Wednesday, September 04, 2019

Trump caught between corn and oil interests over changes to Renewable Fuel Standard, small-refinery waivers

President Trump is once again caught between the interests of the Corn Belt and those of the petroleum industry in the continuing battle over the Renewable Fuel Standard.

The Environmental Protection Agency determines how much ethanol and biodiesel must be mixed into the nation's fuel supply; the amount of ethanol and biodiesel is supposed to increase over time, but the administration announced in July that it would not increase the amount of corn-based ethanol next year (but would increase the amount of cellulosic ethanol made from grass and woody plants), a proposal that infuriated corn and ethanol producers. On top of that, the groups believe EPA is trying to help oil producers get around the ethanol requirement by granting numerous "hardship" waivers to small oil refiners, Donnelle Eller reports for the Des Moines Register.

Corn growers and other biofuel producers are particularly angered by the EPA's approval of 31 such waivers in August. "The action last month sparked a backlash from producers who say the exemptions undermine demand for ethanol, exacerbating economic challenges in agriculture including low crop prices and the trade war with China," Ryan McCrimmon reports for Politico's Morning Agriculture. "The National Corn Growers Association on Friday said Trump’s ethanol moves have cost 2,700 rural jobs and affected demand for 300 million bushels of corn due to lower ethanol production and plant closures."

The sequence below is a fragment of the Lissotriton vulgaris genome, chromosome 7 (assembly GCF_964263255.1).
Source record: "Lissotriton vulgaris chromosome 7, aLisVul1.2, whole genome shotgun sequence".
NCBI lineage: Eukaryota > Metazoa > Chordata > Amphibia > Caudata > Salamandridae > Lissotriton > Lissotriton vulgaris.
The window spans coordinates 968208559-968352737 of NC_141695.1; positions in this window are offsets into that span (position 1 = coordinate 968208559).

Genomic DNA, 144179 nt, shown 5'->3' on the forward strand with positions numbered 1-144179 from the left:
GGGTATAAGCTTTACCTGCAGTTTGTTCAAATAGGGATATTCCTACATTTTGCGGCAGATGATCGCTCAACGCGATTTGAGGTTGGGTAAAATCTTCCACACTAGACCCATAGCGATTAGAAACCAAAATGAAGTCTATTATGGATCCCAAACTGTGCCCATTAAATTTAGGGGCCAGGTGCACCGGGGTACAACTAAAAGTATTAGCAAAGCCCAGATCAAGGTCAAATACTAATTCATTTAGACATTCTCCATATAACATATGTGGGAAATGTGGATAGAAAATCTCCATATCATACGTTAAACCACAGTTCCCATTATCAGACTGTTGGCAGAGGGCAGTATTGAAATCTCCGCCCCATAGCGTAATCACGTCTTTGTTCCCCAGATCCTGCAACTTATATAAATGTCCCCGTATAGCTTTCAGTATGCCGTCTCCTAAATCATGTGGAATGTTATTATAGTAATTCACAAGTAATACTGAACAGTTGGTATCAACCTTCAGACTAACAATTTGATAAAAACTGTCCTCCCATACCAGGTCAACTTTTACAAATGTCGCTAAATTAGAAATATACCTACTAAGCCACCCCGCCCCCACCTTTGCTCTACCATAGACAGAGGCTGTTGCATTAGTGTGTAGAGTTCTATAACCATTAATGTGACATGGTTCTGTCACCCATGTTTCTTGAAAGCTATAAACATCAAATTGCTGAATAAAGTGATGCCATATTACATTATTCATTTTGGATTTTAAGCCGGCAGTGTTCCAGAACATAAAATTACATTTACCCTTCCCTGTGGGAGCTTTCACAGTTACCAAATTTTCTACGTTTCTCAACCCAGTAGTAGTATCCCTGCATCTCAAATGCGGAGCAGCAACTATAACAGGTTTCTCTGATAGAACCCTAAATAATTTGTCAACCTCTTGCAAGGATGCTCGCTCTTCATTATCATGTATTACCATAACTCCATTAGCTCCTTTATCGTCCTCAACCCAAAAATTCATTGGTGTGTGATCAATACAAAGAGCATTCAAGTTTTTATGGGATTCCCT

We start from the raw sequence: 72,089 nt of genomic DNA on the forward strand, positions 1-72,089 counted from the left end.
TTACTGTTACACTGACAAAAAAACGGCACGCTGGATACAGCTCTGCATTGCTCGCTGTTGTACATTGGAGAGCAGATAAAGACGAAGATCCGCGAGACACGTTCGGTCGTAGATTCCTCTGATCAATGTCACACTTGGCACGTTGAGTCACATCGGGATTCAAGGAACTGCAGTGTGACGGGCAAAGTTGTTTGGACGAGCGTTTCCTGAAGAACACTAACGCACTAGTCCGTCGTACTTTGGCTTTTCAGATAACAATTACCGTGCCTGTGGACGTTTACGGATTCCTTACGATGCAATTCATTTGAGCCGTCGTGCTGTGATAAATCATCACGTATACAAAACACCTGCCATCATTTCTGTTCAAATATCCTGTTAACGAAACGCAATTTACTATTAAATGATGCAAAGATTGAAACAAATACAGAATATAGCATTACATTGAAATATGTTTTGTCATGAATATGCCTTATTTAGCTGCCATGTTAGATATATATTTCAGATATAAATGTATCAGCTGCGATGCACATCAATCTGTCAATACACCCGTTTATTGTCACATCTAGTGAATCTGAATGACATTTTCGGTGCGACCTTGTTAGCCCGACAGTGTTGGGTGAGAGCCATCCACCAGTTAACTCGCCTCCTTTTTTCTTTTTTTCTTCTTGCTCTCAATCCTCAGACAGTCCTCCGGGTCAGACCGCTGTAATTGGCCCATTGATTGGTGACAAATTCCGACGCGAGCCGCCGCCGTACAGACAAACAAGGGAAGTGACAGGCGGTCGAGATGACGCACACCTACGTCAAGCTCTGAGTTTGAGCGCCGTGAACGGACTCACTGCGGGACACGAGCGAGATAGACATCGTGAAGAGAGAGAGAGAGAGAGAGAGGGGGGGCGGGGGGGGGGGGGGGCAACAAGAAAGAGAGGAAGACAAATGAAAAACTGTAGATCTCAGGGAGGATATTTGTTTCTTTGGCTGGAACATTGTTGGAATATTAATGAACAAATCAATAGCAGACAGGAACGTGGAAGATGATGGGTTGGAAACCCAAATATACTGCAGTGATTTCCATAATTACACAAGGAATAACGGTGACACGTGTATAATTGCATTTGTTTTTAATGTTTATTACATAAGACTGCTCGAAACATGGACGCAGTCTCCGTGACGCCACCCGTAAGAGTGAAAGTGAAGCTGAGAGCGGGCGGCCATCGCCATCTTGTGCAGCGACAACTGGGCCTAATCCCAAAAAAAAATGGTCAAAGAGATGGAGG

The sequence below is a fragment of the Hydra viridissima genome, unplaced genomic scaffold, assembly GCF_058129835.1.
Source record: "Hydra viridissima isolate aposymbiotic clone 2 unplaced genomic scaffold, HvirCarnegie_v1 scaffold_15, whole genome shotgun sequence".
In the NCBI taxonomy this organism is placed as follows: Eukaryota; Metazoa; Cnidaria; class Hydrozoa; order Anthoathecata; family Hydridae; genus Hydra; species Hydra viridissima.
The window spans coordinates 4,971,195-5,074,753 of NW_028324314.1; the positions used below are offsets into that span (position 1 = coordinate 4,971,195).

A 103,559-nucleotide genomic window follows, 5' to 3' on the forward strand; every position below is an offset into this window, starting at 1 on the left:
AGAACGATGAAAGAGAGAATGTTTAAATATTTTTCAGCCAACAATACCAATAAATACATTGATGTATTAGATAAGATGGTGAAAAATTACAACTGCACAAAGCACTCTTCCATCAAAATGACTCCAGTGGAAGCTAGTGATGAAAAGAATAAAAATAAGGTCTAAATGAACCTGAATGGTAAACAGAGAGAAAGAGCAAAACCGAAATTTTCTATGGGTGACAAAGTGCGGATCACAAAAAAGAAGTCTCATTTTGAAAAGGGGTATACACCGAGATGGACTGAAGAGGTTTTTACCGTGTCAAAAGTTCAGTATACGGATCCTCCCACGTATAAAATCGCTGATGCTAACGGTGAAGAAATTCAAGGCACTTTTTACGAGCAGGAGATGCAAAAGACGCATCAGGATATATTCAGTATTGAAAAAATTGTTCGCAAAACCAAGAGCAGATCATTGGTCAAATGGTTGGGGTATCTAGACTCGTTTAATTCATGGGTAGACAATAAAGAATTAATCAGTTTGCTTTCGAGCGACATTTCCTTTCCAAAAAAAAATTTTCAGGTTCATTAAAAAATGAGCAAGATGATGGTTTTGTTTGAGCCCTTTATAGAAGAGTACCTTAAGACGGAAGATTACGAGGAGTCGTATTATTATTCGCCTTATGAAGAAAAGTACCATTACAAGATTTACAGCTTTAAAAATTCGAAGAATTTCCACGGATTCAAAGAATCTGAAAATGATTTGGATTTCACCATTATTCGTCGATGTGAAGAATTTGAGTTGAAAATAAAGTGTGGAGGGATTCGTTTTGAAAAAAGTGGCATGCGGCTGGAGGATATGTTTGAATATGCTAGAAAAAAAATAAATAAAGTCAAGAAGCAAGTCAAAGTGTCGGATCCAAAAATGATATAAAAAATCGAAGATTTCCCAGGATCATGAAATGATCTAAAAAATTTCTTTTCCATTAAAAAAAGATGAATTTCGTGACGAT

The recent waivers also mean that 1.4 billion gallons of ethanol and biodiesel will not have to be blended into fuel. "Since taking office, the Trump administration has granted 85 refineries a pass from buying 4 billion gallons of renewable fuel, killing demand for 1.4 billion bushels of corn used to make it," Eller reports. "The exemptions are driving 15 ethanol plants to close nationwide. Others are throttling back production, industry groups say."

"It’s unclear if a compromise the White House is now considering will be enough to placate farmers," McCrimmon reports. "Agriculture Secretary Sonny Perdue, EPA Administrator Andrew Wheeler and White House aides are negotiating details of a plan to boost both corn ethanol and soy-based biodiesel by raising blending requirements for next year. The plan under consideration would add about 875 million gallons to refiners’ obligations, but that accounts for just a third of the volume affected by the EPA waivers."

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